Self-Efficacy in Research Measure-Brief (Kahn & Scott, 1997)


A 12-item self-report measure of a professional psychology doctoral studentís self-efficacy with respect to doing research. Contains items assessing self-efficacy with respect to research design skills, practical research skills, quantitative and computer skills, and writing skills. Items were derived from Phillips and Russell's (1994) 33-item Self-Efficacy in Research Measure.


Kahn, J. H., & Scott, N. A. (1997). Predictors of research productivity and science-related career goals among counseling psychology graduate students. The Counseling Psychologist, 25, 38-67. doi: 10.1177/0011000097251005


The following items are tasks related to research.  Please indicate your degree of confidence in your ability to successfully accomplish each of the following tasks on a scale of 0 - 9 with 0 representing no confidence and 9 representing total confidence.  

                        1          2          3          4          5          6          7          8          9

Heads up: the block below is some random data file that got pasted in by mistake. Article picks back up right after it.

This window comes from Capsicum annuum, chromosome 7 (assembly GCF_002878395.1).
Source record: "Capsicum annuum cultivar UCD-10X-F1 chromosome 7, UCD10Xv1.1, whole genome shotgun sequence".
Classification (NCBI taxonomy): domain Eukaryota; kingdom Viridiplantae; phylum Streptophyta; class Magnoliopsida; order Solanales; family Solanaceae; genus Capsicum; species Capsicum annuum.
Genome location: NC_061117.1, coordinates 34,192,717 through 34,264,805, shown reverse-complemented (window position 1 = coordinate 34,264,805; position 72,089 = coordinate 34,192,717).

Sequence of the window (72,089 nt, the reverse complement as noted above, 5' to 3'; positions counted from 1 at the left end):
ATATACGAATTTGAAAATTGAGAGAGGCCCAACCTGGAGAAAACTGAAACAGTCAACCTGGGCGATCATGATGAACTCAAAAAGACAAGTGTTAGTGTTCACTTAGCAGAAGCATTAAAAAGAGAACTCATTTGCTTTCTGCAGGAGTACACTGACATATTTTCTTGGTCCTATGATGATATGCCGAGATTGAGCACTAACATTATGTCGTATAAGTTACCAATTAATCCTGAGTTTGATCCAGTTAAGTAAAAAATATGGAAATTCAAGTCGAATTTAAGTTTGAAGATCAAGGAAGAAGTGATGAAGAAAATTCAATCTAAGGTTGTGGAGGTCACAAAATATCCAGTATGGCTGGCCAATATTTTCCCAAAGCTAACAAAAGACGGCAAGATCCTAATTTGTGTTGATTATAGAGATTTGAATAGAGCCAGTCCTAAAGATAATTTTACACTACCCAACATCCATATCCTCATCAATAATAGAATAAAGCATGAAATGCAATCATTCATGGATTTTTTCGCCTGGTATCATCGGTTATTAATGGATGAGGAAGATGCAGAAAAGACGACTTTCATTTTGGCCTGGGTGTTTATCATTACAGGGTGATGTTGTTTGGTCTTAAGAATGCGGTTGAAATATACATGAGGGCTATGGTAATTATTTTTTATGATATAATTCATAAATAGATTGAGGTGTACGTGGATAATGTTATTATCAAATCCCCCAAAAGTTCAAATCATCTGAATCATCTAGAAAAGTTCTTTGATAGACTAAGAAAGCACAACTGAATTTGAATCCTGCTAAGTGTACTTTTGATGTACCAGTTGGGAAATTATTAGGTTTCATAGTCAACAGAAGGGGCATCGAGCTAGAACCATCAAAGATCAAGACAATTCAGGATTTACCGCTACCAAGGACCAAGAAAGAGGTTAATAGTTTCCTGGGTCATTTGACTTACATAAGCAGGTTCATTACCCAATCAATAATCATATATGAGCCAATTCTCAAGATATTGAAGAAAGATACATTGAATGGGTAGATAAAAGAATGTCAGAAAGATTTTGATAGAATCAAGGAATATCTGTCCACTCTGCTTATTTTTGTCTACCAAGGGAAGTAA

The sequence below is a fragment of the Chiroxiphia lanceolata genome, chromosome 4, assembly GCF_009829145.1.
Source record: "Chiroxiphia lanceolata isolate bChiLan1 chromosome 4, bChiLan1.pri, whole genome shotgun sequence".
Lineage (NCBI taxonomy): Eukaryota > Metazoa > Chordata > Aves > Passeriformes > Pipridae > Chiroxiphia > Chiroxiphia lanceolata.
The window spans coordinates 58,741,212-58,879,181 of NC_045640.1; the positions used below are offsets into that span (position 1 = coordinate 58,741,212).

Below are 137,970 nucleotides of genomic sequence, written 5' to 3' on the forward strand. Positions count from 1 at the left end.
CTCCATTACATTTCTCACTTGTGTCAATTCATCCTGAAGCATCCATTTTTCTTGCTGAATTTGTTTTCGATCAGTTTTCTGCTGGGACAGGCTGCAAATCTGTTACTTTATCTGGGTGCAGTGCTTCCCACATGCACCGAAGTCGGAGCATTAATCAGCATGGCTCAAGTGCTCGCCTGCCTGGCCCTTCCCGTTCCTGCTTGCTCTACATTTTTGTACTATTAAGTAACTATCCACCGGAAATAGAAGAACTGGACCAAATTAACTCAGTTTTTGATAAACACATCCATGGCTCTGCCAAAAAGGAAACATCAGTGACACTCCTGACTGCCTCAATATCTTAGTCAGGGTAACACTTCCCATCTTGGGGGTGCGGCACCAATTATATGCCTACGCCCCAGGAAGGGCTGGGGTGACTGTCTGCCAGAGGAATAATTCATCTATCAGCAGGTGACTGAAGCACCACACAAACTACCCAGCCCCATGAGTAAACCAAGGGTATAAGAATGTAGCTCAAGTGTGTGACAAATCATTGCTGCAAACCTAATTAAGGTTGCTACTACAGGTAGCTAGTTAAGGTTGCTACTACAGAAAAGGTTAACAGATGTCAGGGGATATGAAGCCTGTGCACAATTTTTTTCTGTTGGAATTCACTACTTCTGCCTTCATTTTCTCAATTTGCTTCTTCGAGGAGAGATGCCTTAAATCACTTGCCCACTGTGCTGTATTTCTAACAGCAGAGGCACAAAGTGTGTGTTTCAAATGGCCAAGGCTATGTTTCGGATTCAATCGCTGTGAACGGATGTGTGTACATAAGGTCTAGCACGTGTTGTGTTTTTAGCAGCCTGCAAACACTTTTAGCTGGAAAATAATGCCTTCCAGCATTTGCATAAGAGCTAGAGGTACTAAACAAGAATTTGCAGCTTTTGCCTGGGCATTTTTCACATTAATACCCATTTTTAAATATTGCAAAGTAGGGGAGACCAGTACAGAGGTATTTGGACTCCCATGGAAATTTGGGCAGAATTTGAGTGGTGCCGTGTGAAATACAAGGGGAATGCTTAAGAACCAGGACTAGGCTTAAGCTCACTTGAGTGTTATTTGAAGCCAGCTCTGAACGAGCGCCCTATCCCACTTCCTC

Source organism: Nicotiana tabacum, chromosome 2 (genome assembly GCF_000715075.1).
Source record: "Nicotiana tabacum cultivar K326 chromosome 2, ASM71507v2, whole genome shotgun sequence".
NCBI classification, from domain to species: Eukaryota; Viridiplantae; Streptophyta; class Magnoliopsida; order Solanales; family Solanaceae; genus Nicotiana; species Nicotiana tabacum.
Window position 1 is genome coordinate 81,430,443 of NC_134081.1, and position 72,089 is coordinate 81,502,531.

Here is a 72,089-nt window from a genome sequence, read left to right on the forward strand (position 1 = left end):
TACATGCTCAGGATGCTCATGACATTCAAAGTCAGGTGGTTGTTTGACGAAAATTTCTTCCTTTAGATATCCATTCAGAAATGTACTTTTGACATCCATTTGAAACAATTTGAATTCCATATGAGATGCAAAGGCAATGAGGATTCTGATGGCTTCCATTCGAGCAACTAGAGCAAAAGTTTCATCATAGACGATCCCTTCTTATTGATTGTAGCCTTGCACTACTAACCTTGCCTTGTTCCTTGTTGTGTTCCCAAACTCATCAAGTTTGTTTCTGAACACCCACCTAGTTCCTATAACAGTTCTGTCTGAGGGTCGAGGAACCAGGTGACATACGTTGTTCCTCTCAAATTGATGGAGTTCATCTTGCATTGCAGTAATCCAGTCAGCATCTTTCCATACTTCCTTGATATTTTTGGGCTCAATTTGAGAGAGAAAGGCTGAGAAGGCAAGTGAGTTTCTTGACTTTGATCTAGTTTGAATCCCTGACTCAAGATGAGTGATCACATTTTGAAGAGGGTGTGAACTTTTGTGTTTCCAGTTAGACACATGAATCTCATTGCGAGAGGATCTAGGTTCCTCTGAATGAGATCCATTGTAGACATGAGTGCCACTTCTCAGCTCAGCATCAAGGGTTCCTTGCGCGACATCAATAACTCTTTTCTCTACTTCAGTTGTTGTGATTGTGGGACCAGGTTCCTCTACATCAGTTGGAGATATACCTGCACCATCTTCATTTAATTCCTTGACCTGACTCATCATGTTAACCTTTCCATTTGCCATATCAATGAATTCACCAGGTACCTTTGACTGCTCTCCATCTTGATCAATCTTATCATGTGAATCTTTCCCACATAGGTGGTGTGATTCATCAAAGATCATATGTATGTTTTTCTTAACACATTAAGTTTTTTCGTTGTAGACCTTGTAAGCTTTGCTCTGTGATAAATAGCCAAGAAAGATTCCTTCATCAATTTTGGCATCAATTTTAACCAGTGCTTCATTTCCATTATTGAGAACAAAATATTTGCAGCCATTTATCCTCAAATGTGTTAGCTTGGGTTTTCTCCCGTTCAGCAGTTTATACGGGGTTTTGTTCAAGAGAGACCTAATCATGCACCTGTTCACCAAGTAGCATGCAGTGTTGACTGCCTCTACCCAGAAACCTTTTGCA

No Confidence                                                                       Total Confidence

1.    Keeping records during a research project
2.    Designing an experiment using traditional methods (e.g., experimental, quasi-experimental designs)
3.    Writing the introduction and literature review for a dissertation
4.    Writing the introduction and discussion sections for a research paper for publication
5.    Formulating hypotheses
6.    Writing the method and results sections of a thesis
7.    Utilizing resources for needed help
8.    Understanding computer printouts
9.    Defending a thesis or dissertation
10.  Using multivariate statistics (e.g., multiple regression, factor analysis, etc.)
11.  Using statistical packages (e.g., SPSS-X, SAS, etc.)
12.  Operationalizing variables of interest



Sum all 12 items to attain a total score. There are no item reversals.